Sunday, April 26, 2015
Tuesday, April 21, 2015
Saturday was gorgeous, so we went to New River Gorge. We’ve gone to Bridge Day in previous years, but hadn’t spent any time hiking the gorge, and so didn’t realize just how many miles of trails there were.
We are going back again, hopefully many times.
The top part of this trail is steep and rocky, but very beautiful. The recent rains meant the creeks and streams were full and since we were going down the side of the mountain, there were plenty of waterfalls both large and small.
Because the trees are just starting to leaf out, you can still see the river and down into the gorge.
The lower part of the trail is all steps.
More than 800 steps.
But at the bottom, were the remains of the processing plant, coke ovens, and town, which were fascinating.
Monday, April 20, 2015
So, well, we’ve now been to Hawk’s Nest, and can check it off the list.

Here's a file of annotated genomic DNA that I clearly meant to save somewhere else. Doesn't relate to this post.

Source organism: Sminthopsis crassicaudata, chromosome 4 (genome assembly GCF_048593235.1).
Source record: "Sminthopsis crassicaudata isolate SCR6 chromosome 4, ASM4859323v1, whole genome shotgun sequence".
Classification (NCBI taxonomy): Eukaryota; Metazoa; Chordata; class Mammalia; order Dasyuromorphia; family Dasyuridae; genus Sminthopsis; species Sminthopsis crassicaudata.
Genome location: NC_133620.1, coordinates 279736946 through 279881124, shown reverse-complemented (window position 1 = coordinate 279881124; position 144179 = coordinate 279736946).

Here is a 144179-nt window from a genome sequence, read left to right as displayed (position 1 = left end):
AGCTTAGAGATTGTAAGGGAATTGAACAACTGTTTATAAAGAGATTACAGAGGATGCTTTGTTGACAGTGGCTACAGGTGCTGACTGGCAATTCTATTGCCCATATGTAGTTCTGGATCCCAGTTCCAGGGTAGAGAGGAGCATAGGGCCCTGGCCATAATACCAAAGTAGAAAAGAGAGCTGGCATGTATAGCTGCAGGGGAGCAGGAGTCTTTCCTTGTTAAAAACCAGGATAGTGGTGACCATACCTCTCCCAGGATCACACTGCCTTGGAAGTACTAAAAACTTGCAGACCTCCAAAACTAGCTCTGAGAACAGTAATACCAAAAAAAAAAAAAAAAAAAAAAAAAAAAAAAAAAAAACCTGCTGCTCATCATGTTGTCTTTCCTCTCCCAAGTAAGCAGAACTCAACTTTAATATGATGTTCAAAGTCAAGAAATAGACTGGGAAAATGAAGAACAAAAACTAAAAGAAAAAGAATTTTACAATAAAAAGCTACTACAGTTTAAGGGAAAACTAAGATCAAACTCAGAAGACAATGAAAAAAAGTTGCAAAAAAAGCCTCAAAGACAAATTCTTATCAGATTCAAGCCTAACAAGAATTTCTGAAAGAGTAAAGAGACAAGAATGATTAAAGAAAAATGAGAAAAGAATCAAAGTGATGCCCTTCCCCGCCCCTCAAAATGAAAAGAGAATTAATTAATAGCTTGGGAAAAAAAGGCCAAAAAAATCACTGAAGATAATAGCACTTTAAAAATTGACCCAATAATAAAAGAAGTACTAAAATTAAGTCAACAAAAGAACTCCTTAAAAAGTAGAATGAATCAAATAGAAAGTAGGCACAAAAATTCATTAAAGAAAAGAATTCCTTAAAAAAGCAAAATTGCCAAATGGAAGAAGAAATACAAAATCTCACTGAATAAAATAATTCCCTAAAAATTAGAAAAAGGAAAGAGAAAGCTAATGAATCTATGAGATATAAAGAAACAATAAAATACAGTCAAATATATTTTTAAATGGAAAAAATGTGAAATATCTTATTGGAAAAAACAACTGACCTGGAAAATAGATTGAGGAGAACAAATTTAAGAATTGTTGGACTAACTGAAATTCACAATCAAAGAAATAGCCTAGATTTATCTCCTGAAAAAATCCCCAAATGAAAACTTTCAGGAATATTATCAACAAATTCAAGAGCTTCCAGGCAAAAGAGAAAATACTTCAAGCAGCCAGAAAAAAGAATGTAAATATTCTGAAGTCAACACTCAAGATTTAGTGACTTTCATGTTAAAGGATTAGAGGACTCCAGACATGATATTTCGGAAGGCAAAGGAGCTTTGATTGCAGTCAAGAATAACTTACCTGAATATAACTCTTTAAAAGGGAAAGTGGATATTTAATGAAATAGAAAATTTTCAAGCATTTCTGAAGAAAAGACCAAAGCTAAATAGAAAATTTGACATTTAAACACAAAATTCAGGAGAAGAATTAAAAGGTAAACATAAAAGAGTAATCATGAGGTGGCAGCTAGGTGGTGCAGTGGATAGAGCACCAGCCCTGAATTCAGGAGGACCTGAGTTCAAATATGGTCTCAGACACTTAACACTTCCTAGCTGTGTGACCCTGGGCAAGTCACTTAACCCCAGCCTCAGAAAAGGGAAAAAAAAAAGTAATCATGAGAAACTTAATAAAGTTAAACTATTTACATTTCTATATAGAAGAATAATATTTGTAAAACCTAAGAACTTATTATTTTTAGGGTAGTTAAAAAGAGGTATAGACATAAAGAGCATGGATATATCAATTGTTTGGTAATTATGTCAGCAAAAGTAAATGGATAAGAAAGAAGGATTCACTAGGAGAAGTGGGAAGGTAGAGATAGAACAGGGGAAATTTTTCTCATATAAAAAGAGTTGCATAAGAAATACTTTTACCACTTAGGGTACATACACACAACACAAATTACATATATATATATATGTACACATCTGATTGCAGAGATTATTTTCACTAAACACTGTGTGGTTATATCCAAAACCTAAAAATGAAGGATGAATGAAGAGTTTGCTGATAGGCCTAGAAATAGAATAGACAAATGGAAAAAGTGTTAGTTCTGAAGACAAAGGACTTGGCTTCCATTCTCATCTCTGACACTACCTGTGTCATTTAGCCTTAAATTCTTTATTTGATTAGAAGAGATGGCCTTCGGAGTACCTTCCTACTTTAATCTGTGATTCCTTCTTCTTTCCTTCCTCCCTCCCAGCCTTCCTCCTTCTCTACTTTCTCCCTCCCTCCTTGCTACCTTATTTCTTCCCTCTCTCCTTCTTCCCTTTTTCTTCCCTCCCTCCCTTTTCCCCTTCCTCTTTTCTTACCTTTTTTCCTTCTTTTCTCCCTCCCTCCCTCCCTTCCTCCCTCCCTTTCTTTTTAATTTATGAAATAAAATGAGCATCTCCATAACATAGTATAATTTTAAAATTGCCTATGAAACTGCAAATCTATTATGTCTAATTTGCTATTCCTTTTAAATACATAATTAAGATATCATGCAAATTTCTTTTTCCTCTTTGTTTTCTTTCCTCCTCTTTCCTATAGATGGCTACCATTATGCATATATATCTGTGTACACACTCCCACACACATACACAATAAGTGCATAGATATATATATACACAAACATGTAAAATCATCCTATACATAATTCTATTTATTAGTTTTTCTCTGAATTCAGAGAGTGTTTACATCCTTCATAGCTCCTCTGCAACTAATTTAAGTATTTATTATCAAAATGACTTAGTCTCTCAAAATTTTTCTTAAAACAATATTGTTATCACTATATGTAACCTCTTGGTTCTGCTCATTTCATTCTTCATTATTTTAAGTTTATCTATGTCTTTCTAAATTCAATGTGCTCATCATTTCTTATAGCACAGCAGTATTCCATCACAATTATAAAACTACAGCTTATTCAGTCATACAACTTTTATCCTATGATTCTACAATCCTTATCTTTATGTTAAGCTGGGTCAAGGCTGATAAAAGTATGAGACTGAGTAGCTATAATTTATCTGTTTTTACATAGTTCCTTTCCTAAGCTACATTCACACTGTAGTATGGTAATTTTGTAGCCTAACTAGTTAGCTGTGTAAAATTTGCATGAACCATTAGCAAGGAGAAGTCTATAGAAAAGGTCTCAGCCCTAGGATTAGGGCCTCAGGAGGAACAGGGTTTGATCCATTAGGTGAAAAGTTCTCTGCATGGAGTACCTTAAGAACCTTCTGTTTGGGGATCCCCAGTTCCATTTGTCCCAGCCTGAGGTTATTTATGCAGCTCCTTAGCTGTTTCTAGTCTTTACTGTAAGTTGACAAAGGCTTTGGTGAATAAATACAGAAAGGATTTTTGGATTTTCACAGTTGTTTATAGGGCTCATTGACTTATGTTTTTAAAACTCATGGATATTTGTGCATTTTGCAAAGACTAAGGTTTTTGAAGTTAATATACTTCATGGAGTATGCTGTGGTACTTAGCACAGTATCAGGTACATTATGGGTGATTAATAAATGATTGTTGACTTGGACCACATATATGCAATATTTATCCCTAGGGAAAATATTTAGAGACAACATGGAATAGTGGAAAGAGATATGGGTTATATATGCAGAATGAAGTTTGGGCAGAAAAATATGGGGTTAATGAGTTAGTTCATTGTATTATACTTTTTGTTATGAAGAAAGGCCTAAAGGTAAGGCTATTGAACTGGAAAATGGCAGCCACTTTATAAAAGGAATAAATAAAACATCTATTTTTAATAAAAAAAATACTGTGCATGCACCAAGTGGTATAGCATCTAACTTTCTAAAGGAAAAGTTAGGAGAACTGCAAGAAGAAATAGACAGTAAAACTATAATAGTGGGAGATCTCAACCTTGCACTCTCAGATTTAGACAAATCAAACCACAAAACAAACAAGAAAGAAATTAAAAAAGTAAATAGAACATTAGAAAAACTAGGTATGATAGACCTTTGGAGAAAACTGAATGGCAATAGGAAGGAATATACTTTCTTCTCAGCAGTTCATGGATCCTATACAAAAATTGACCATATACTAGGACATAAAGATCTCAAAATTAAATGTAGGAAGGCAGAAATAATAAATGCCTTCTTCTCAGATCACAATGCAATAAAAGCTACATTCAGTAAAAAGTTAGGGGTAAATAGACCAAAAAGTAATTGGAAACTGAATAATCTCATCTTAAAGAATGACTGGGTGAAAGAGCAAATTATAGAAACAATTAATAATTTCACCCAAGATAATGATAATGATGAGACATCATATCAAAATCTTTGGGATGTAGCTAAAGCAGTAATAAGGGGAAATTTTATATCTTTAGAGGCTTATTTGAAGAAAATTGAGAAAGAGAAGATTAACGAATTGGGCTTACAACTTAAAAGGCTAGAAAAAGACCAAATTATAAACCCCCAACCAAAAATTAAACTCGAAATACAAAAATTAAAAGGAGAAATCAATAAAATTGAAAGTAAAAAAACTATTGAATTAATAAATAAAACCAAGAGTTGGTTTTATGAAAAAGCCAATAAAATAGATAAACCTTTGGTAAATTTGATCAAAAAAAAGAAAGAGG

It wasn’t a bad park–though it is obviously long in the tooth–there just wasn’t any hiking there. Might be a nice place to stay, however, if you were hiking New River Gorge.
Michael snapped this pic of a hawk.
It was a pretty day, and you can see the trees are leafing out, but the New River was high and muddy.
There are steps going down to Lovers Leap Overlook. This was one of the places that the age of the place was showing. The steps are slowly crumbling and decomposing. There aren’t a lot of steps, so it isn’t a big deal, but it made the park look in need of upkeep.
Sunday, April 19, 2015